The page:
The consistency of risk zones between maps indicates that these areas are probably persistent breeding sites and should be targeted by the Queensland Dengue Action Response Team (DART) for regular control activities including the identification and elimination of breeding sites. Moreover, DART can direct resources away from low-risk transmission zones to these areas when required. Other studies have attempted to predict risk zones for Ae. aegypti in Australia; however, they focused on future risk for the whole country and did not include small-scale predictions for DF management in Cairns (Kearney et al. 2009; Williams et al. 2010).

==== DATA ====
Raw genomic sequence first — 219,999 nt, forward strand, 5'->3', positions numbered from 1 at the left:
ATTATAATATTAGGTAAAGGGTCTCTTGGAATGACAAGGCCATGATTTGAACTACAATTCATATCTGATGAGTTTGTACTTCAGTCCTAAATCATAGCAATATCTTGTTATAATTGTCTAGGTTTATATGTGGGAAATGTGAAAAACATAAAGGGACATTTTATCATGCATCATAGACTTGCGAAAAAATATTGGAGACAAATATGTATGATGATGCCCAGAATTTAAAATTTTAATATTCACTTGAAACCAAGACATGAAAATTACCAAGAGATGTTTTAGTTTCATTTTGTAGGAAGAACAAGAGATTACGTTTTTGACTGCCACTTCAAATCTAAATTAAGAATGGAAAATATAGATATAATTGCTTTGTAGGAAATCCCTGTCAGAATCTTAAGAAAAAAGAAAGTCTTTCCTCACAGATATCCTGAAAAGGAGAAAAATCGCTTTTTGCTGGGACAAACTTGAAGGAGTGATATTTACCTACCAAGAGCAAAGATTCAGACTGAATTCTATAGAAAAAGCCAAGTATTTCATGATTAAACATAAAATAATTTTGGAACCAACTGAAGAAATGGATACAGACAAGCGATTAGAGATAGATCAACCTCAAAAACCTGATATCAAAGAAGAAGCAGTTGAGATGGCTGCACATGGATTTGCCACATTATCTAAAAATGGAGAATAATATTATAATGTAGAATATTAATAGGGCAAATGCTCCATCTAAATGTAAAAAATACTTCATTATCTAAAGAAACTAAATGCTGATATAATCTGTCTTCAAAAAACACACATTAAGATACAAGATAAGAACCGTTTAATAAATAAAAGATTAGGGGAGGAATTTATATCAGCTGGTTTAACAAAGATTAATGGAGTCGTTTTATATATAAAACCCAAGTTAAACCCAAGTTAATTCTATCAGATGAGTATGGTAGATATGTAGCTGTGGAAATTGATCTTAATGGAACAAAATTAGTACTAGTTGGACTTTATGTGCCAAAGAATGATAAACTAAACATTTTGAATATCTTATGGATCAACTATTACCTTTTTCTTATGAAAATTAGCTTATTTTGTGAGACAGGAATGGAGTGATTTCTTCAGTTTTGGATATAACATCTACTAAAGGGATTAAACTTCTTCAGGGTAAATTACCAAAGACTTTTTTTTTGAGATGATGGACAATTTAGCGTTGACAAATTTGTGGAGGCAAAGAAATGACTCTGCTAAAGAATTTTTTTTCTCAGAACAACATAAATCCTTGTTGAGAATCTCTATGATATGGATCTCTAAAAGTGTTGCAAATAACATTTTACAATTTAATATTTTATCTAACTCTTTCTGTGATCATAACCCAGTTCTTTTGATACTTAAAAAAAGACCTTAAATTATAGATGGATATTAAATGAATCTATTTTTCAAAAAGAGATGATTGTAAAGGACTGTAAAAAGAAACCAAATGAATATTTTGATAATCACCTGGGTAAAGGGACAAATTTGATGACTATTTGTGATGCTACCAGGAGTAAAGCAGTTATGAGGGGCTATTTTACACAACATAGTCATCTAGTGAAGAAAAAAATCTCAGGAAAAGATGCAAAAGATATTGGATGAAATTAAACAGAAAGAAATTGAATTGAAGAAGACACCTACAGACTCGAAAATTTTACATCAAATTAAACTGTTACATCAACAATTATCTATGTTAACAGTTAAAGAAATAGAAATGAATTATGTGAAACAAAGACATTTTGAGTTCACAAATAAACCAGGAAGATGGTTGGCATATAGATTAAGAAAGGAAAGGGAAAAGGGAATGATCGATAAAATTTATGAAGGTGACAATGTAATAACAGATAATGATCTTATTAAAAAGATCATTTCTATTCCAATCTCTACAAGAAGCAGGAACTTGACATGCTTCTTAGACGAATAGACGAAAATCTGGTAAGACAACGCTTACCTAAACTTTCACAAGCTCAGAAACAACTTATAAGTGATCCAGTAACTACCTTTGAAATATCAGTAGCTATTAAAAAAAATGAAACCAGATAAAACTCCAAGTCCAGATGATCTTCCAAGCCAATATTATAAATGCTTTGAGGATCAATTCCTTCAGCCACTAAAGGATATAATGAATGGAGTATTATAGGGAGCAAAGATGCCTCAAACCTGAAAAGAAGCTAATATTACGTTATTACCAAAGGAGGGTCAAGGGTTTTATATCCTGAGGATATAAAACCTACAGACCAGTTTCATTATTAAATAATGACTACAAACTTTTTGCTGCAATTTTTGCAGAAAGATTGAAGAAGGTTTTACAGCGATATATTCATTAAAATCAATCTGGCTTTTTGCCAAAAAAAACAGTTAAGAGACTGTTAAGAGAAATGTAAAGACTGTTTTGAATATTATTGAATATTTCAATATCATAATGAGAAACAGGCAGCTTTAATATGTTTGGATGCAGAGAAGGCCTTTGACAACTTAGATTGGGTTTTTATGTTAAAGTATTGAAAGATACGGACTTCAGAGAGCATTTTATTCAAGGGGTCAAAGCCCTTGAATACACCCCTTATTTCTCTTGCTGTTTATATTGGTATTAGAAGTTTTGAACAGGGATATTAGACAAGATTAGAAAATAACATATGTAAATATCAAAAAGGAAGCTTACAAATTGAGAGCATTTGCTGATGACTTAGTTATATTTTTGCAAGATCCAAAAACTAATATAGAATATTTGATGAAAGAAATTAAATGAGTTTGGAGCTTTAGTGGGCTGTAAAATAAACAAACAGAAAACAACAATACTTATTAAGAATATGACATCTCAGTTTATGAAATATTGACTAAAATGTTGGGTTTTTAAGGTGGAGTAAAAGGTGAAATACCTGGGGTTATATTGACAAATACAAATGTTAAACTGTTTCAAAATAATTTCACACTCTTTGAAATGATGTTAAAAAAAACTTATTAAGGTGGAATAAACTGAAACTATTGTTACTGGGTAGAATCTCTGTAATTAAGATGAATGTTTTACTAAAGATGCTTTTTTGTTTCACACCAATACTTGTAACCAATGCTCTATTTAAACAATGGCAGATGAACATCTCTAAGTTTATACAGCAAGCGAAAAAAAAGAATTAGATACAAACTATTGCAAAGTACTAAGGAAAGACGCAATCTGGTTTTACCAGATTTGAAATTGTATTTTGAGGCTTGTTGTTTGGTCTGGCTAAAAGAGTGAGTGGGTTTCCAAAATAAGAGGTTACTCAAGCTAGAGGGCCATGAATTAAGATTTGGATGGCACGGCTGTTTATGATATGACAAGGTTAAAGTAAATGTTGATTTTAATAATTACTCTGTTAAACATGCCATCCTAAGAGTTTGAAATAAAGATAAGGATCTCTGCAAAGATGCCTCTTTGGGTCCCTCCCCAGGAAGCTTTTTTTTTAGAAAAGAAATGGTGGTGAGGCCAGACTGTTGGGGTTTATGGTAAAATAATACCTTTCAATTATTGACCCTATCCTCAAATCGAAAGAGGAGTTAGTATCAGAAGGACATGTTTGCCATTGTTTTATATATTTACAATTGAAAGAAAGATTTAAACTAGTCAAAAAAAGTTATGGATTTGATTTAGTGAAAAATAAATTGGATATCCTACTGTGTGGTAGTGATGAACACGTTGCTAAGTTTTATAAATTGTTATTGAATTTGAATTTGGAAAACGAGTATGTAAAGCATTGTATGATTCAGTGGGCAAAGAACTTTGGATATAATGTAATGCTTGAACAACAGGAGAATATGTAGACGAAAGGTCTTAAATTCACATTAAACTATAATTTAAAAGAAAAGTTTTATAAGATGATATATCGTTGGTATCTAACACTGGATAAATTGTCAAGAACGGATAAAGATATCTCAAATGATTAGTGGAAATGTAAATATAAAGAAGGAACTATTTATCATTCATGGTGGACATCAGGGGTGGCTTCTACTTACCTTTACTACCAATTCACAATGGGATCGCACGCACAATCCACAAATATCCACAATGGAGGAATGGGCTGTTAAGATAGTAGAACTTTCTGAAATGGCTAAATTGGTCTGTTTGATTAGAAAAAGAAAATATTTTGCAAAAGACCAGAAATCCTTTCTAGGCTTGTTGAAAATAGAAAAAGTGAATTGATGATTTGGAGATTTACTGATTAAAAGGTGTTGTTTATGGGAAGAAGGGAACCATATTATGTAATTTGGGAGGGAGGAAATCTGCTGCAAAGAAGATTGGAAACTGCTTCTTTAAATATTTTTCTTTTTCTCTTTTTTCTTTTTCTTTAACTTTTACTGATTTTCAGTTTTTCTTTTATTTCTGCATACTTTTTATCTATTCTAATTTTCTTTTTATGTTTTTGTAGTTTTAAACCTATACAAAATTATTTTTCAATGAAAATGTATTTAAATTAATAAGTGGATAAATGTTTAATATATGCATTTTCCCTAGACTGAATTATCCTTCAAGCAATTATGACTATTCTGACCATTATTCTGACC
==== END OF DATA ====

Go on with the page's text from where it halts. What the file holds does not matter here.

There was no observed spatial autocorrelation in data sets for periods from late 2009 to 2012, which may have been due to decreases in Ae. aegypti numbers and a disruption of the spatial dynamics of vector populations following the expansion of control activities in 2009. In September 2007–May 2008, spatial autocorrelation was found up to a distance of 1.2 km, and in January 2009–May 2009, spatial autocorrelation was identified up to a distance of 1.7 km. These results indicate that SOs should be placed no further than 1.2 km apart to ensure that all of the spatial variations in vector density are captured by the sampling method. Denser sampling could be undertaken in areas of specific interest to capture finer-scale heterogeneity and facilitate targeted control. This information is useful for DART, who previously distributed SOs throughout Cairns according to the location of prior DF epidemic zones and human population density (Williams et al. 2006). Additionally, this information may be used to facilitate the distribution of SOs for DF vector surveillance in other parts of Queensland (e.g. Townsville), if required.